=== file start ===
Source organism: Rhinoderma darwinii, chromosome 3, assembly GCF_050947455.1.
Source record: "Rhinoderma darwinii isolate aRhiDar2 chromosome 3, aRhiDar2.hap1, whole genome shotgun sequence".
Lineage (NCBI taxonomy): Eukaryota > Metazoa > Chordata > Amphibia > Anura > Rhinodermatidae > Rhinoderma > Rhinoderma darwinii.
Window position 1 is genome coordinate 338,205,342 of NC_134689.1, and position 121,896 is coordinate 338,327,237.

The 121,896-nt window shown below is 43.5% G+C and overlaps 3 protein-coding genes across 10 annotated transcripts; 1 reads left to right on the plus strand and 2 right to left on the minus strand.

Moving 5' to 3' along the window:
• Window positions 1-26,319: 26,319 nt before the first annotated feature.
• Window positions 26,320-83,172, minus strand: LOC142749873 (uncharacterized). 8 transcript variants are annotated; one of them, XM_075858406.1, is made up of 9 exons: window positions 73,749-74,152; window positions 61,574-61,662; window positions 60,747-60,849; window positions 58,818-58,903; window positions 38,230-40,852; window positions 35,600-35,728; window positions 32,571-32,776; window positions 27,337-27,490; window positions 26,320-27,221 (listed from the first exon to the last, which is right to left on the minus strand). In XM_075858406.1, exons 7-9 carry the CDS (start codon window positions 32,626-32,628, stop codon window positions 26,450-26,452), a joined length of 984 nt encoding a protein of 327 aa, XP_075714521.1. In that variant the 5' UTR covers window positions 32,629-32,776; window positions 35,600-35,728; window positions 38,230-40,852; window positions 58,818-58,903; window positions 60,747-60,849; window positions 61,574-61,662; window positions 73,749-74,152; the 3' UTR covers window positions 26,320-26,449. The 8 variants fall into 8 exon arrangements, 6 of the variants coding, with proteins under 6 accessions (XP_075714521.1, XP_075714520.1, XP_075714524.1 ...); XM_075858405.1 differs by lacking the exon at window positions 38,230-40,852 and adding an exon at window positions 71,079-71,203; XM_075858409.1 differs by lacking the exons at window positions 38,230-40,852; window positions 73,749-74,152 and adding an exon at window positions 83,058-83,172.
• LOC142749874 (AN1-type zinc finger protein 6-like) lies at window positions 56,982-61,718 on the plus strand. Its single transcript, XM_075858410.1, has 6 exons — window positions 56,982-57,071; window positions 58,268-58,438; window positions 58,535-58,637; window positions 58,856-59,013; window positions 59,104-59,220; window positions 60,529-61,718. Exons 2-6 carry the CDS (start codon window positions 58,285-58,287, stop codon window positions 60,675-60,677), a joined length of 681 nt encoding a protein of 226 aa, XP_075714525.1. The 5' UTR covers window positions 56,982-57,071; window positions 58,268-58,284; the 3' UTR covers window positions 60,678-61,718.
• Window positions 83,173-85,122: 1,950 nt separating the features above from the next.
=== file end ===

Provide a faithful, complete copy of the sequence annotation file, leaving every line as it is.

Source organism: Rhinoderma darwinii, chromosome 3, assembly GCF_050947455.1.
Source record: "Rhinoderma darwinii isolate aRhiDar2 chromosome 3, aRhiDar2.hap1, whole genome shotgun sequence".
Lineage (NCBI taxonomy): Eukaryota > Metazoa > Chordata > Amphibia > Anura > Rhinodermatidae > Rhinoderma > Rhinoderma darwinii.
Window position 1 is genome coordinate 338,205,342 of NC_134689.1, and position 121,896 is coordinate 338,327,237.

The 121,896-nt window shown below is 43.5% G+C and overlaps 3 protein-coding genes across 10 annotated transcripts; 1 reads left to right on the plus strand and 2 right to left on the minus strand.

Moving 5' to 3' along the window:
• Window positions 1-26,319: 26,319 nt before the first annotated feature.
• Window positions 26,320-83,172, minus strand: LOC142749873 (uncharacterized). 8 transcript variants are annotated; one of them, XM_075858406.1, is made up of 9 exons: window positions 73,749-74,152; window positions 61,574-61,662; window positions 60,747-60,849; window positions 58,818-58,903; window positions 38,230-40,852; window positions 35,600-35,728; window positions 32,571-32,776; window positions 27,337-27,490; window positions 26,320-27,221 (listed from the first exon to the last, which is right to left on the minus strand). In XM_075858406.1, exons 7-9 carry the CDS (start codon window positions 32,626-32,628, stop codon window positions 26,450-26,452), a joined length of 984 nt encoding a protein of 327 aa, XP_075714521.1. In that variant the 5' UTR covers window positions 32,629-32,776; window positions 35,600-35,728; window positions 38,230-40,852; window positions 58,818-58,903; window positions 60,747-60,849; window positions 61,574-61,662; window positions 73,749-74,152; the 3' UTR covers window positions 26,320-26,449. The 8 variants fall into 8 exon arrangements, 6 of the variants coding, with proteins under 6 accessions (XP_075714521.1, XP_075714520.1, XP_075714524.1 ...); XM_075858405.1 differs by lacking the exon at window positions 38,230-40,852 and adding an exon at window positions 71,079-71,203; XM_075858409.1 differs by lacking the exons at window positions 38,230-40,852; window positions 73,749-74,152 and adding an exon at window positions 83,058-83,172.
• LOC142749874 (AN1-type zinc finger protein 6-like) lies at window positions 56,982-61,718 on the plus strand. Its single transcript, XM_075858410.1, has 6 exons — window positions 56,982-57,071; window positions 58,268-58,438; window positions 58,535-58,637; window positions 58,856-59,013; window positions 59,104-59,220; window positions 60,529-61,718. Exons 2-6 carry the CDS (start codon window positions 58,285-58,287, stop codon window positions 60,675-60,677), a joined length of 681 nt encoding a protein of 226 aa, XP_075714525.1. The 5' UTR covers window positions 56,982-57,071; window positions 58,268-58,284; the 3' UTR covers window positions 60,678-61,718.
• Window positions 83,173-85,122: 1,950 nt separating the features above from the next.